Mommy Makeover: A Plastic Surgery Trend

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When Lisa Brock, of Lebanon, Pa., decided to get a breast lift and augmentation one year after delivering her fourth child, she had no idea she was embarking on phase one of her “mommy makeover.” She just knew she wanted her old plastic surgery procedures that restore, or improve, their post-pregnancy bodies.

While it’s difficult to come by exact numbers for mommy makeovers because it’s a marketing term, not a surgical one, Douglas Mackenzie, MD, a board-certified plastic surgeon in Santa Barbara, Calif., says that mothers are by far his largest demographic. He attributes the trend to our obsession with youth as well as the public’s acceptance of tucks jumped a whopping 4,384% and buttock lifts increased 174%.

Even cosmetic genitoplasty, which often includes modification of the labia minora or labia majora, has come into vogue.

Laurie Casas, MD, a board-certified plastic surgeon and the co-author of a textbook on cosmetic exercise and have good nutrition. If you want me to artificially suture your [abdominal] muscles, that’s fine. But you can blow it out again by overeating or overdoing it. So why not just work on it before the surgery?”

Casas offers these recommendations to women considering mommy makeovers, so that they’ll attain the best possible outcome — and maintain those results. She suggests that postpartumplastic surgery patients:

  1. Achieve their desired target weight first.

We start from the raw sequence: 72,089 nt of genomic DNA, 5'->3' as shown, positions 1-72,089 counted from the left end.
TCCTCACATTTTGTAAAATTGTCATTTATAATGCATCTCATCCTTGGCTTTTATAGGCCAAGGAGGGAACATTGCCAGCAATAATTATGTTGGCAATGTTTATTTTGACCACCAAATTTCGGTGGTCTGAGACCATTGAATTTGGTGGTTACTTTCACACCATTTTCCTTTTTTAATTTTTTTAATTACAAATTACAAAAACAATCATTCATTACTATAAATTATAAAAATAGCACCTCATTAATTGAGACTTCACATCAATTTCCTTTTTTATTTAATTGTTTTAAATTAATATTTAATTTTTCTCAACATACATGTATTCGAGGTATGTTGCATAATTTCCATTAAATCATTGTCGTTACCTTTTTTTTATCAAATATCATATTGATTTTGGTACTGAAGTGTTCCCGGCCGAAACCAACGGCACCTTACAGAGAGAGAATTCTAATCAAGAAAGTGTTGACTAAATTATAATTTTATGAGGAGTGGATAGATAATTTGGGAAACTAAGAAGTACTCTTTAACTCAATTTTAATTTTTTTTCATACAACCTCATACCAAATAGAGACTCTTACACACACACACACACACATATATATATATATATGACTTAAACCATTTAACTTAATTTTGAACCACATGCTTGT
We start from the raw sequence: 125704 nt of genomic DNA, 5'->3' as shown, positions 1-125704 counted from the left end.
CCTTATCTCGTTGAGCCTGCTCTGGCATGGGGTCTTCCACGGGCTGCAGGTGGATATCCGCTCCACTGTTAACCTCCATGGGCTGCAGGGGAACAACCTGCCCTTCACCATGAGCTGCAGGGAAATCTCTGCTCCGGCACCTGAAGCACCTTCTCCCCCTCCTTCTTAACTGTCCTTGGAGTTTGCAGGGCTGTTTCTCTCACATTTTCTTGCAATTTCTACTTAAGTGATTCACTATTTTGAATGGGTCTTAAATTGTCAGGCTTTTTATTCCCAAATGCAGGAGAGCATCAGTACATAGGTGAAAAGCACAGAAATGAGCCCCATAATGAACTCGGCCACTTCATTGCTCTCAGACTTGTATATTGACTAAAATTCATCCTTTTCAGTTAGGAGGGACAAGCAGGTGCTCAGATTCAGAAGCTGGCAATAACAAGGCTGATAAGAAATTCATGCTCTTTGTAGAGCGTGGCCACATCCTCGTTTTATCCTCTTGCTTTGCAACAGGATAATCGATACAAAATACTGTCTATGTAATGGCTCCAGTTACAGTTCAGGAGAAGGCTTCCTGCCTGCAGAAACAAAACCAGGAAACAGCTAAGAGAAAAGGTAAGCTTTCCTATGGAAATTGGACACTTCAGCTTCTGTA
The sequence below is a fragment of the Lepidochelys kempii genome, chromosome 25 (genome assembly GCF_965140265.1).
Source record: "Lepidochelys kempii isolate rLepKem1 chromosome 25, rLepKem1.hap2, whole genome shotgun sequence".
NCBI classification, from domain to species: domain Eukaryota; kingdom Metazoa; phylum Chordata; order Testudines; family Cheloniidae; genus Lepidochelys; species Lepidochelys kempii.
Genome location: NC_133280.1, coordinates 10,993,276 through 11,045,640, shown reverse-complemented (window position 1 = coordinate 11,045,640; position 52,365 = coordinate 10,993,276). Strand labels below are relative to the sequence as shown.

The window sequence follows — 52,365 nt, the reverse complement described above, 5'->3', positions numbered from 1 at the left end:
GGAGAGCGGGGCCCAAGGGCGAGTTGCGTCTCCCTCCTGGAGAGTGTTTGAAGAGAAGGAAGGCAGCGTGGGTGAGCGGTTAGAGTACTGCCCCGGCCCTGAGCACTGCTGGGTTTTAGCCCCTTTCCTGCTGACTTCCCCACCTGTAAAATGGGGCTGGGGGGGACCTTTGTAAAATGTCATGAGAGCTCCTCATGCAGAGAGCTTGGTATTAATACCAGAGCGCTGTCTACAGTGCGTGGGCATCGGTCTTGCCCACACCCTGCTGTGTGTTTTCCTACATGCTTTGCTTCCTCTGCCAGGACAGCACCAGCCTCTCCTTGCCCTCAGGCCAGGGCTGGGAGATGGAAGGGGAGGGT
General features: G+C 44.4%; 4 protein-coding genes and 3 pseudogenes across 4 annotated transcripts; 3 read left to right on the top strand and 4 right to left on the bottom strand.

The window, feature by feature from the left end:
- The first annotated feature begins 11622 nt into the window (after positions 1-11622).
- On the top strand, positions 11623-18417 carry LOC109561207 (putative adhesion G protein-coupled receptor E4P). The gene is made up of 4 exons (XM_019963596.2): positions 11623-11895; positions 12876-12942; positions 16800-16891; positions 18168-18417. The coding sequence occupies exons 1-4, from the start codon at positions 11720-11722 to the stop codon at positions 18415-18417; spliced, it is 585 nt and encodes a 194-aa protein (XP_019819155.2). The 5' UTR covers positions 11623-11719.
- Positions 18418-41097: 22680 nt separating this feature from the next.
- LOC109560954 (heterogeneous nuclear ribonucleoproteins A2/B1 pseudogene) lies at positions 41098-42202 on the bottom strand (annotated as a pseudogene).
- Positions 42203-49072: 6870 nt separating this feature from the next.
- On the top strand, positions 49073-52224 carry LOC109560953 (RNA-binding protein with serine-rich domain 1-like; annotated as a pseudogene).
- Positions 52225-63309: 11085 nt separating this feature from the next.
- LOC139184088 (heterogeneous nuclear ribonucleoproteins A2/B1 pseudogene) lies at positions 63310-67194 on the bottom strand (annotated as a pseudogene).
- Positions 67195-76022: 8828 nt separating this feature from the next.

2. Make sure they are exercising at least 30 minutes per day: a minimum of 15 minutes of interval training and 15 minutes of resistance training, alternating different body parts, on different days of the week.
  3. Practice superb nutrition.
  4. Keep alcohol consumption at less than 2-3 drinks per week.
  5. Quit smoking.
  6. Establish a no-fail support system for the full recovery period dictated by your surgeon.

This last requirement, she says, is critical.

“The biggest problem with mommies is that they don’t have someone to take care of their babies and their kids, and they don’t take care of themselves,” Casas explains. “I won’t operate on a mother with kids under 5 unless she has someone to take care of her children for at least two weeks. It just doesn’t make sense if you’re going to be lifting and driving and doing the laundry and cleaning house. You’re just going to ruin your results.”

So far, neither Brock nor Malone is complaining about their results — or doing anything to jeopardize them.

“Oh, my gosh!” Brock says. “My self-esteem is amazing! I can look in the mirror again without cringing.”

Malone says the experience has given her a renewed sense of self.

“I just love being a girl and a woman again,” she gushes. “I’m feeling more and more like an individual. My old personality is creeping back.”

Casas reminds those who have had mommy makeovers that nothing is permanent. In addition to the inevitable aging process, some procedures need ongoing surgeries.

“Breast implants, like all medical devices, require maintenance,” she says.

Which is precisely why women like Probasco insist it’s far better to forgo postpartum plastic surgery entirely than begin the never-ending fight against time.

“Everybody ages,” she says. “Hopefully, at some point, our society will honor those changes instead of stigmatizing them.”